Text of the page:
Japan's Beloved Bean: What Are Japanese Red Beans?

By Annika Hotta
Updated: May 21, 2024

Calling all travelers with a sweet tooth! If you love sweets and Japanese foods, you need to know about Japanese red beans. That’s why we’re here, so we can tell you what red beans taste like, the different types of red bean paste, and what dishes you should eat to get your fill of these lovely legumes. 

Without any further ado, let’s get into what Japanese red beans are and why you should try out the number of red bean desserts Japan has to offer! 

What are Japanese red beans?

A bowl of Japanese red beans on a white serving tray, next to a wooden spoon.

Unlike red beans in the West, Japanese red beans are sweetened and typically used in desserts rather than in savory foods. Left whole in dishes like the New Year’s dessert soup, zenzai, or mashed into a smooth filling for taiyaki, Japanese red beans are a staple ingredient in Japanese sweets. 

What is red bean paste?

Red bean paste is adzuki beans (usually the black variety) boiled with sugar and crushed into a paste. The result is dark red with either a smooth or chunky texture. 

What does red bean taste like? 

A bowl of Japanese red beans, piled high.

Because we typically think of hearty stews or tacos when we think of red beans, Non-Asian people might be surprised to hear that red bean paste is not savory.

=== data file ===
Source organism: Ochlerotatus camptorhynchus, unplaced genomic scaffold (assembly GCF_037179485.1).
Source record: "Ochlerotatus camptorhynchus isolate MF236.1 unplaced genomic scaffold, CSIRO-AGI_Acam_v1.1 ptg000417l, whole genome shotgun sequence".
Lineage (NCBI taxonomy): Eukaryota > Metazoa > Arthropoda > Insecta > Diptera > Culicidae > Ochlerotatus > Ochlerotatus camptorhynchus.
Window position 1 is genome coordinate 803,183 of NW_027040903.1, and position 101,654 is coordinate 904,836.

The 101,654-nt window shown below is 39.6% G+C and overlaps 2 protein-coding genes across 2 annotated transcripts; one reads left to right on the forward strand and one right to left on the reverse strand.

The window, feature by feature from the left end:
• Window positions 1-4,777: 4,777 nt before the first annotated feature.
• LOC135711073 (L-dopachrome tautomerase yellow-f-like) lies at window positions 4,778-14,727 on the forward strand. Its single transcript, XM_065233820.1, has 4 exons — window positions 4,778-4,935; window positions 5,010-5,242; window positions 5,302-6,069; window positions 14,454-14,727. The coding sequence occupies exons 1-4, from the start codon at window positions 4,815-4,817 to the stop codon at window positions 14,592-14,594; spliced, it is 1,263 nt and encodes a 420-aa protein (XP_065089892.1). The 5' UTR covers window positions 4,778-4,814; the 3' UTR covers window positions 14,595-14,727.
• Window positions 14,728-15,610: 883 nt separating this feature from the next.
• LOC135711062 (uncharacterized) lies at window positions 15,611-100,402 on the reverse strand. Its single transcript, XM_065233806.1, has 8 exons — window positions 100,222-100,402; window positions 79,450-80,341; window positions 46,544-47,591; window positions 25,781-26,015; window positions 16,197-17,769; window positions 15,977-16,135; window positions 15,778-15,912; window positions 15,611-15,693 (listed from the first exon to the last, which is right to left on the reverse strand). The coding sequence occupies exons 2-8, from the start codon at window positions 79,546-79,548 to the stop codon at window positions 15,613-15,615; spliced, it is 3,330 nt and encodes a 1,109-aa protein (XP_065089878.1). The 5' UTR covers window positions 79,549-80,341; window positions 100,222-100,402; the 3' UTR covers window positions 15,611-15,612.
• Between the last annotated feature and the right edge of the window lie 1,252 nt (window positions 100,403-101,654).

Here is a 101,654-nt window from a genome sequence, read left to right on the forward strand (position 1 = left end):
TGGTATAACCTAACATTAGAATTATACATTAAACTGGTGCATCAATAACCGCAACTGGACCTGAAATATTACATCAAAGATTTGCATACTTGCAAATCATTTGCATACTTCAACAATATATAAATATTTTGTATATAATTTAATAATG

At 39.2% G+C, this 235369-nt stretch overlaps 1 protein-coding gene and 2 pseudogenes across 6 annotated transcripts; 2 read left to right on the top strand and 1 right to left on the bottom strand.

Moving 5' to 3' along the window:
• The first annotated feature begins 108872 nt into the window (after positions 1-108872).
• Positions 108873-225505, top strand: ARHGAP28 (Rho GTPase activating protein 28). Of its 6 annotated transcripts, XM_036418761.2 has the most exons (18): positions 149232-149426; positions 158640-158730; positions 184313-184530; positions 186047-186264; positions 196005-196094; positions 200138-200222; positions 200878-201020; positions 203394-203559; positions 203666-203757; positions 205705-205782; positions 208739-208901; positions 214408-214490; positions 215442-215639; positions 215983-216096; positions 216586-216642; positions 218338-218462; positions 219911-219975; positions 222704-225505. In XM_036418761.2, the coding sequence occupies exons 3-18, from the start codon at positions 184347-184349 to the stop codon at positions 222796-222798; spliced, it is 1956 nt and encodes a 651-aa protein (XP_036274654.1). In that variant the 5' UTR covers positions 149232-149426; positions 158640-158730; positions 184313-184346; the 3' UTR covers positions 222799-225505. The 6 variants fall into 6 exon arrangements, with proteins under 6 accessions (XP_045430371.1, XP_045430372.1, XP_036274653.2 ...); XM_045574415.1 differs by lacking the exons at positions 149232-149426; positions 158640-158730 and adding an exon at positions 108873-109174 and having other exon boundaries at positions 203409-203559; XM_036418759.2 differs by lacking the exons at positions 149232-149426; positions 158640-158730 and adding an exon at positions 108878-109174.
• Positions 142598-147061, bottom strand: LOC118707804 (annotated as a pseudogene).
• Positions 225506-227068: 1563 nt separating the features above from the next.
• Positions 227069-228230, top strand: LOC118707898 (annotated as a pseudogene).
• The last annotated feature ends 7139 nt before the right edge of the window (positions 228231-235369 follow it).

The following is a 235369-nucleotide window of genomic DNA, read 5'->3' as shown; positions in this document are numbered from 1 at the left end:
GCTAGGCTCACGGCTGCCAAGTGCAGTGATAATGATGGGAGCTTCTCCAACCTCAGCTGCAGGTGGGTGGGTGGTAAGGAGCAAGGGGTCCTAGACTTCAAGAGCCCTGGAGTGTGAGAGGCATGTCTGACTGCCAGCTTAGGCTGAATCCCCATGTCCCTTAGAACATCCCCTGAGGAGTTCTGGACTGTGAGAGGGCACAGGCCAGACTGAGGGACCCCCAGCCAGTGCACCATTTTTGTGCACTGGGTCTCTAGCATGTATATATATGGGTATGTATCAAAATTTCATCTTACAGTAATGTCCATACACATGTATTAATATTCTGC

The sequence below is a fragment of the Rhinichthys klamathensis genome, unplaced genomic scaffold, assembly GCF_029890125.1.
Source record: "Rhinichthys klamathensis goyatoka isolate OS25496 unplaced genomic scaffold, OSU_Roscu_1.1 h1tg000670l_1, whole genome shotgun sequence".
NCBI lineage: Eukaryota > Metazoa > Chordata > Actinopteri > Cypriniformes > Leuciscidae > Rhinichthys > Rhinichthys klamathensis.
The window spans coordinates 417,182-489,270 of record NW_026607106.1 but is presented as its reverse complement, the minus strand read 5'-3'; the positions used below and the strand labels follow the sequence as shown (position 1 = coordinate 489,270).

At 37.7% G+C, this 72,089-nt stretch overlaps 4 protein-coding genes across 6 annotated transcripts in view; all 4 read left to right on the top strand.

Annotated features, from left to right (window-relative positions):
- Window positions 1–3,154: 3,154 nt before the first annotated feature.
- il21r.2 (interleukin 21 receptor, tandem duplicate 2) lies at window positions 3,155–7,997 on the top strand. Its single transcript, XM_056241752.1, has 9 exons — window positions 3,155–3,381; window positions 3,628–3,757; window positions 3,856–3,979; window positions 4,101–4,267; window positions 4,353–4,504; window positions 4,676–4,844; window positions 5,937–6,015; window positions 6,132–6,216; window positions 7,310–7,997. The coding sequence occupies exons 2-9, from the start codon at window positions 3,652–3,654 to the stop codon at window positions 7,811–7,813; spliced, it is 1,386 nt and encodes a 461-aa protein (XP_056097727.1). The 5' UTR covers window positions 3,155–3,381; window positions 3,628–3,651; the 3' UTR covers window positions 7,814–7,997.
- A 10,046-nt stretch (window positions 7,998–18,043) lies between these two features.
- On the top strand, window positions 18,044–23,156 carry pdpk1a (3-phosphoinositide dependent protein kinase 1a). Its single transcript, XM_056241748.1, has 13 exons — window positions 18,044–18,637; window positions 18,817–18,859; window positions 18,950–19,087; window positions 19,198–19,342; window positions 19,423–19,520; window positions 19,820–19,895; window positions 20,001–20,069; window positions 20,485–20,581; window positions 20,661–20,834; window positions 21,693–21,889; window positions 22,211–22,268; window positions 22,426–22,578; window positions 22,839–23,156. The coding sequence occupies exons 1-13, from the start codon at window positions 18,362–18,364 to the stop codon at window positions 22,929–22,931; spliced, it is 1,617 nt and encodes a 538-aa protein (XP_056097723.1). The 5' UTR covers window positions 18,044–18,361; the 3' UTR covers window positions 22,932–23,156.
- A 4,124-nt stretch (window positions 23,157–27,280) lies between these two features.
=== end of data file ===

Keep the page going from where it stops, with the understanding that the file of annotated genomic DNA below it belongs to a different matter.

Comprised of adzuki beans boiled with sugar, the red beans have a sweet, nutty flavor profile that goes well with other Japanese ingredients, such as matcha and mochi

3 types of red bean paste

A bowl of Japanese red bean paste above a bigger bowl of uncooked red beans.

Although the term “anko” refers to all types of bean pastes (including white bean paste and chestnut paste — which we highly recommend), we’ll only cover the different types of red bean pastes. 

There are three different types, all of which refer to the texture: 

Koshi-an: the smoothest red bean paste. The creamy texture is recommended for kids and those who are new to red bean paste. 

Tsubushi-an: the middle ground. The paste is mostly smooth with some crushed red bean bits mixed in to break up the texture. 

Tsubu-an: for the chunky lovers. You know you’ve become a red bean aficionado when you start preferring tsubu-an! 

8 ways to eat red beans

  1. Red bean bun
  2. Red bean soup
  3. Red bean ice cream
  4. Red bean mochi
  5. Red bean pancake
  6. Red bean taiyaki
  7. Red bean rice
  8. Red bean toast

1. Red bean bun

A Japanese red bean bun (anpan) on a bamboo serving tray, One is cut in half to reveal the red bean paste inside.

The dessert so beloved by young and old, there’s a superhero named after it. Red bean buns, or anpan (あんパン), are pretzel dough-like buns wrapped around a filling of sweet red bean paste and topped with toasted black sesame seeds. 

Want to take the tradition a step further? Try out red bean buns at the place where they were invented in 1869: Ginza Kimuraya in Tokyo!

2. Red bean soup

A bowl of Japanese red bean soup, with shiny red beans, chewy mochi, and a wooden spoon.

Known as zenzai (ぜんざい) in Japanese, this dessert soup includes toasted mochi and is typically consumed during the New Year holiday. Try out this simple red bean soup recipe yourself, which you can make in a pressure cooker to save on time! 

3. Red bean ice cream

A red bean ice cream on a serving dish. Beneath the ice cream you can see the darker red beans within.